Golang range and pointers

I've encountered bugs using pointers inside a range loop twice in the past few weeks. It seems like an easy/common mistake that is worth sharing.

an example

In this example a producer tries to pass pointers across a channel to a consumer.

package main

import "fmt"

func main() {  
  input := [5]int{1, 2, 3, 4, 5}
  c := make(chan *int, 0)

  // producer
  go func() {
    for _, val := range input {
      c <- &val
    }
    close(c)
  }()

  // consumer
  for val := range c {
    fmt.Println(*val)
  }
}

Output:

2  
2  
4  
4  
5  

That's not right! We can see what went wrong by printing the pointers:

fmt.Println(val)  

Output:

0x1043617c  
0x1043617c  
0x1043617c  
0x1043617c  
0x1043617c  

the problem

D'oh - In the producer val is allocated once at the beginning of the for loop and we pass the same pointer across the channel for each loop iteration.

The other time I ran into this bug was a struct conversion function similar to this:

package main

import "fmt"

type Query struct {  
  Ids []int
}

func main() {  
  // initial object
  q := Query{}
  q.Ids = []int{1,2}

  fmt.Println("object:")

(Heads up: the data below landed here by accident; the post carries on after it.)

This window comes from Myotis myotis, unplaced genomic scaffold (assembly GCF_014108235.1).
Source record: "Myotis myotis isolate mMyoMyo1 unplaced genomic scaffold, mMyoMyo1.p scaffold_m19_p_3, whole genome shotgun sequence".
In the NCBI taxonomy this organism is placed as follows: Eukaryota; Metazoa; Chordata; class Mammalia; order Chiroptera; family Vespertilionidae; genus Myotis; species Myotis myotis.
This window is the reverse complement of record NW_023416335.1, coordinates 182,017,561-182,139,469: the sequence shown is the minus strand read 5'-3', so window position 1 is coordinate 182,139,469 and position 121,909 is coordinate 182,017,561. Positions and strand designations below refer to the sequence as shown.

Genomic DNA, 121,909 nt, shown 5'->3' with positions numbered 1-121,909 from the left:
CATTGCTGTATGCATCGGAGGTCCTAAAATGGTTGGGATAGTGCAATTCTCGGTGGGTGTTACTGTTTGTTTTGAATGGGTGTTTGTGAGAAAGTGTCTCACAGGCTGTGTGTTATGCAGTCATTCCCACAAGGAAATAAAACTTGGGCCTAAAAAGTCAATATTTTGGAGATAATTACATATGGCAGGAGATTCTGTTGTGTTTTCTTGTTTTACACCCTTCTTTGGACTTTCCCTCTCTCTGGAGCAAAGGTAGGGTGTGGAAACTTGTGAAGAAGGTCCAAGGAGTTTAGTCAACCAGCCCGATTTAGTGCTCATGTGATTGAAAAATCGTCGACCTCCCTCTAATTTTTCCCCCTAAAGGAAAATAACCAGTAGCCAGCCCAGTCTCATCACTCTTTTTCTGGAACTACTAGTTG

for _, val := range q.Ids {
    fmt.Println(val)
  }

  // translate object
  params := make([]*int, len(q.Ids))
  for i, id := range q.Ids {
    params[i] = &id
  }

  fmt.Println("translated:")
  for _,val := range params {
    fmt.Println(*val)
  }
}

Output:

object:  
1  
2  
translated:  
2  
2  

solutions

A quick workaround is to use a pointer to a new location in memory:

for i, id := range q.Ids {  
  temp := id
  params[i] = &temp
}

A new temp variable is allocated for each iteration of the loop, ensuring that each params index points to a different location in memory. While this works it has two problems:

  1. It negates the benefits of passing pointers since it allocates and copies each val.
  2. It's leaky. The producer's local variables are referenced within the consumer's scope.

In C, one expects the temp variable to be on the stack. Once the function exits you have no guarantees about the values at those locations. This isn't a problem in Go because:

Each variable in Go exists as long as there are references to it. The storage location chosen by the implementation is irrelevant to the semantics of the language. - golang faq

This may work but it can be difficult to reason about a function whose local variables exist after the function is no longer within scope.

A better solution is to reference the struct's memory instead of creating a new local variable.

for i, _ := range q.Ids {  
  params[i] = &q.Ids[i]
}

This solution does not allocate extra memory, but it can still be leaky depending on where q is defined.

Finally, depending on your problem, it's probably best to just pass values:

c := make(chan int, 0)  
go func() {  
  for _, val := range results {
    c <- val
  }
  close(c)
}()

I believe this is the clearest solution. There is no mucking with pointers and it does not leak variables outside of the function where they are defined. The extra memory allocation can be dealt once profiling shows that it is an actual problem.

Hopefully that was informative and helps you avoid this problem in your own code.